The President’s House: Freedom and Slavery in the Making of a New Nation


    Hour 2

    A building that stood about a block north of Independence Hall on 6th and Market streets was the residence of Presidents George Washington and John Adams. Most Americans know the capital was briefly in Philadelphia. What most don’t know was Washington brought his slaves up from Virginia to take care of his domestic needs. When this infamous piece of history was revealed in 2002, it sparked years of national and local debate about how to express, in museum form, both the President’s House and a slave memorial. The actual house was torn down in 1832 and the grand opening of The President’s House: Freedom and Slavery in the Making of a New Nation exhibit, is December 15th. Our guest, independent documentary filmmaker LOUIS MASSIAH co-designed a site-specific video installation focusing on nine of the slaves. We’ll discuss Massiah’s work and the influence of local attorney MICHAEL COARD, a founding member of Avenging the Ancestors Coalition, who fought to commemorate the enslaved servants. And St. Joseph’s University historian RANDALL MILLER joins us to put this into the American historical perspective.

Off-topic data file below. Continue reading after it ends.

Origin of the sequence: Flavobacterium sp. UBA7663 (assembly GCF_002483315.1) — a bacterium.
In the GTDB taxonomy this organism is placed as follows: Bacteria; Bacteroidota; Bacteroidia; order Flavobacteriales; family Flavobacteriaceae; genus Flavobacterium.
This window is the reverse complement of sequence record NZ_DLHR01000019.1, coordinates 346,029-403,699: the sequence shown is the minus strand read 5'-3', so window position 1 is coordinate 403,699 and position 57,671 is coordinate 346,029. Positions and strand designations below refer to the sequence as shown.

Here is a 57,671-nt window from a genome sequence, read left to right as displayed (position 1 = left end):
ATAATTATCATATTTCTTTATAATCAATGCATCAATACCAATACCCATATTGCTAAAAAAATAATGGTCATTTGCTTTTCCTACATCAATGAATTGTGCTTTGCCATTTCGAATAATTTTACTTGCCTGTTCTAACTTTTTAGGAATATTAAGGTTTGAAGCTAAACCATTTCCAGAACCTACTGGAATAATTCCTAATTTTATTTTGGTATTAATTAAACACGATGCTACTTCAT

Listen to the mp3

    [audio: 121310_110630.mp3]

    Want a digest of WHYY’s programs, events & stories? Sign up for our weekly newsletter.

    It will take 126,000 members this year for great news and programs to thrive. Help us get to 100% of the goal.